St. Martin’s Ministries Distributes “Good and Cheap” Cookbooks

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House Resident, Zymira Lofland (with help from her daughter) preparing a recipe from Good and Cheap: Eat Well on $4/day

A resident of Saint Martin’s House, staff and volunteer Charlotte Hawes are making a special effort to provide food pantry clients with new ways to prepare some familiar foods this week.

For Christmas some of the families who come to Saint Martin’s Ministries for emergency food received the Kickstarter project cookbook, Good and Cheap: Eat Well on $4/day by Leanne Brown. Good and Cheap started as a free PDF cookbook for people with tight budgets, especially people receiving SNAP/Food Stamp benefits. The Kickstarter project funded a print run using a “get one, give one system” and has resulted in almost 9,000 printed copies donated to people in need.

Saint Martin’s purchased copies of Good and Cheap at the non-profit discounted rate and is sharing them with clients this holiday season. Jean Austin, CEO of Saint Martin’s Ministries, said, “It is a lovely cookbook with beautiful pictures and simple, tasty recipes. Often the food we are able to provide through government sources and the food bank is very plain. Leanne’s book demonstrates how to make basic foods taste better with spices and a variety of cooking techniques. There is an emphasis on healthier approaches such as turning a can of vegetables into a spread and serving it on whole wheat toast.”

Volunteer Charlotte Hawes gives out samples and a copy of the cookbook that provides families easy nutritious recipes to make on a food stamp budget.

Volunteer Charlotte Hawes gives out samples and a copy of the cookbook that provides families easy nutritious recipes to make on a food stamp budget.

Saint Martin’s House resident Zymira Lofland who has a background in culinary arts prepared several of the recipes from the book for clients of the emergency food pantry to try. Residents of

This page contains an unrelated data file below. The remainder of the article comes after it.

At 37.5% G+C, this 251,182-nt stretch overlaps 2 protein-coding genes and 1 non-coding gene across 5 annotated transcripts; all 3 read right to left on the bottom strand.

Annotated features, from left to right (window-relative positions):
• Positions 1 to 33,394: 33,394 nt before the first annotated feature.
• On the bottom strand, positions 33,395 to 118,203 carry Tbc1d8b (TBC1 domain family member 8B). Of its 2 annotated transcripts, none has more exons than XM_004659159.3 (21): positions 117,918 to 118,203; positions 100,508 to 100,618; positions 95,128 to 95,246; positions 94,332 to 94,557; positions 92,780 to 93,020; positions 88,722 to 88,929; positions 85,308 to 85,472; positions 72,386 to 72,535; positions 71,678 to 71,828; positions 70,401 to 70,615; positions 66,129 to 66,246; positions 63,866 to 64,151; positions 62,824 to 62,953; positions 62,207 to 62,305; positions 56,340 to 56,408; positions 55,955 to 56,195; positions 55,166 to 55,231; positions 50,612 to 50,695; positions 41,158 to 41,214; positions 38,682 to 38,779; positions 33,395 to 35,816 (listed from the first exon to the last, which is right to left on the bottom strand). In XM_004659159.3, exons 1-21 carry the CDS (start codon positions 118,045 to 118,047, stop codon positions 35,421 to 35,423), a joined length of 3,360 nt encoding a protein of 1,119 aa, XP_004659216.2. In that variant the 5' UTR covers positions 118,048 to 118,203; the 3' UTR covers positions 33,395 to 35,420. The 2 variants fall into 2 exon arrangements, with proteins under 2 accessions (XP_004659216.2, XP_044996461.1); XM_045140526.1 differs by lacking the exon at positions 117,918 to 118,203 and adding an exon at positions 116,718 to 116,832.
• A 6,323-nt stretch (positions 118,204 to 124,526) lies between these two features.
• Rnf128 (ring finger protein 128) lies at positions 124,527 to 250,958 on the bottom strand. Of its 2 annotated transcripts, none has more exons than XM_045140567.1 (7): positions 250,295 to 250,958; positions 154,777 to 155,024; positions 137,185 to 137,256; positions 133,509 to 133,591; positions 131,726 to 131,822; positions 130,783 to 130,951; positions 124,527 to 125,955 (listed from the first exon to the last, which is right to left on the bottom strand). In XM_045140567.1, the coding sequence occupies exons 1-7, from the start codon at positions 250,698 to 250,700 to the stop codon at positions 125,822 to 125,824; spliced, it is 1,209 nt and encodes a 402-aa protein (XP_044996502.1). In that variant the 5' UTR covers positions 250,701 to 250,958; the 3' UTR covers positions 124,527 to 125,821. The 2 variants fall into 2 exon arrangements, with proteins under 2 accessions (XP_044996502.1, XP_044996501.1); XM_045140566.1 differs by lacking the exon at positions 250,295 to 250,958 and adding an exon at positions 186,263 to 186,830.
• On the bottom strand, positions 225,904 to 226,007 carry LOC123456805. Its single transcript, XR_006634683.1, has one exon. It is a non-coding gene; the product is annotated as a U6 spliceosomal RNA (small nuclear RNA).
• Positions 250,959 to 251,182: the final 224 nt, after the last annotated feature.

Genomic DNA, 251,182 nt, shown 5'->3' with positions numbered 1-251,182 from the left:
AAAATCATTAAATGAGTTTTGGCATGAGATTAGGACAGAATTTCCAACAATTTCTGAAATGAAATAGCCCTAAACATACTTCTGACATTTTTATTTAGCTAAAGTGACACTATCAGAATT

Saint Martin’s House establish personal goals to help themselves become self-sufficient. Zymira’s goal is to establish a catering business.

Located in Ridgely, Saint Martin’s Ministries has been helping people in poverty for more than 30 years by providing access to emergency food, inexpensive clothing and household goods, and supporting families who need assistance with housing. Visit www.stmartinsministries.org for more information.

Chesapeake Culinary Center to Host Gingerbread House Contest & Workshop

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The Chesapeake Culinary Center invites you to participate in their inaugural Gingerbread House Contest. Enter your edible creations into the competition, which will be judged in three categories – Professional, Adult and Child. In addition to the contest, Chesapeake Culinary Center will also be hosting a Gingerbread House workshop on Saturday, December 13th from 10:00 am – 12:00 pm, where participants can create an edible entry for the competition.

Entries into the Gingerbread House Contest must brought to Denton’s Holiday Marketplace, located at 300 Market Street in Denton, on Friday, December 5th from 5pm – 8pm, Friday, December 12th from 5pm – 8pm, or Saturday, December 13th from 11am – 12:30pm along with entry form and $10/house entry fee. The judging will take place that day at 1:00 pm.